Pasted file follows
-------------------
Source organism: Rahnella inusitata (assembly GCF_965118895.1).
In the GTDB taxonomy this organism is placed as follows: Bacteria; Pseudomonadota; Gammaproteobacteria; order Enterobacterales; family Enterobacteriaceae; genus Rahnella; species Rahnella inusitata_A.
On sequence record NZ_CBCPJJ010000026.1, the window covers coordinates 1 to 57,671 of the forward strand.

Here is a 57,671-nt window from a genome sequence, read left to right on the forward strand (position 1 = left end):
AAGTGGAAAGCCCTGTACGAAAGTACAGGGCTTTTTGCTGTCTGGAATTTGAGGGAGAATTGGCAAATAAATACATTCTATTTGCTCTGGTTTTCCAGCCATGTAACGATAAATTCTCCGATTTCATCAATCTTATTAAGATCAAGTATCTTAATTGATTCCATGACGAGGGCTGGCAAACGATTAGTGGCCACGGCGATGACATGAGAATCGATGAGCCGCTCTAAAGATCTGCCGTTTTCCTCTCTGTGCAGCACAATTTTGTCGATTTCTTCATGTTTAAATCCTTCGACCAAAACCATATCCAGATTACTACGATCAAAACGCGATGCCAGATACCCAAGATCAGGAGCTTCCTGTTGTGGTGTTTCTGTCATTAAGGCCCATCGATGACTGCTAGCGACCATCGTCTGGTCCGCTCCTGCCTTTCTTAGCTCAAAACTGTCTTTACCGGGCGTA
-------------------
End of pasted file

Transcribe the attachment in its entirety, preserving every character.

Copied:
Source organism: Rahnella inusitata (assembly GCF_965118895.1).
In the GTDB taxonomy this organism is placed as follows: Bacteria; Pseudomonadota; Gammaproteobacteria; order Enterobacterales; family Enterobacteriaceae; genus Rahnella; species Rahnella inusitata_A.
On sequence record NZ_CBCPJJ010000026.1, the window covers coordinates 1 to 57,671 of the forward strand.

Here is a 57,671-nt window from a genome sequence, read left to right on the forward strand (position 1 = left end):
AAGTGGAAAGCCCTGTACGAAAGTACAGGGCTTTTTGCTGTCTGGAATTTGAGGGAGAATTGGCAAATAAATACATTCTATTTGCTCTGGTTTTCCAGCCATGTAACGATAAATTCTCCGATTTCATCAATCTTATTAAGATCAAGTATCTTAATTGATTCCATGACGAGGGCTGGCAAACGATTAGTGGCCACGGCGATGACATGAGAATCGATGAGCCGCTCTAAAGATCTGCCGTTTTCCTCTCTGTGCAGCACAATTTTGTCGATTTCTTCATGTTTAAATCCTTCGACCAAAACCATATCCAGATTACTACGATCAAAACGCGATGCCAGATACCCAAGATCAGGAGCTTCCTGTTGTGGTGTTTCTGTCATTAAGGCCCATCGATGACTGCTAGCGACCATCGTCTGGTCCGCTCCTGCCTTTCTTAGCTCAAAACTGTCTTTACCGGGCGTA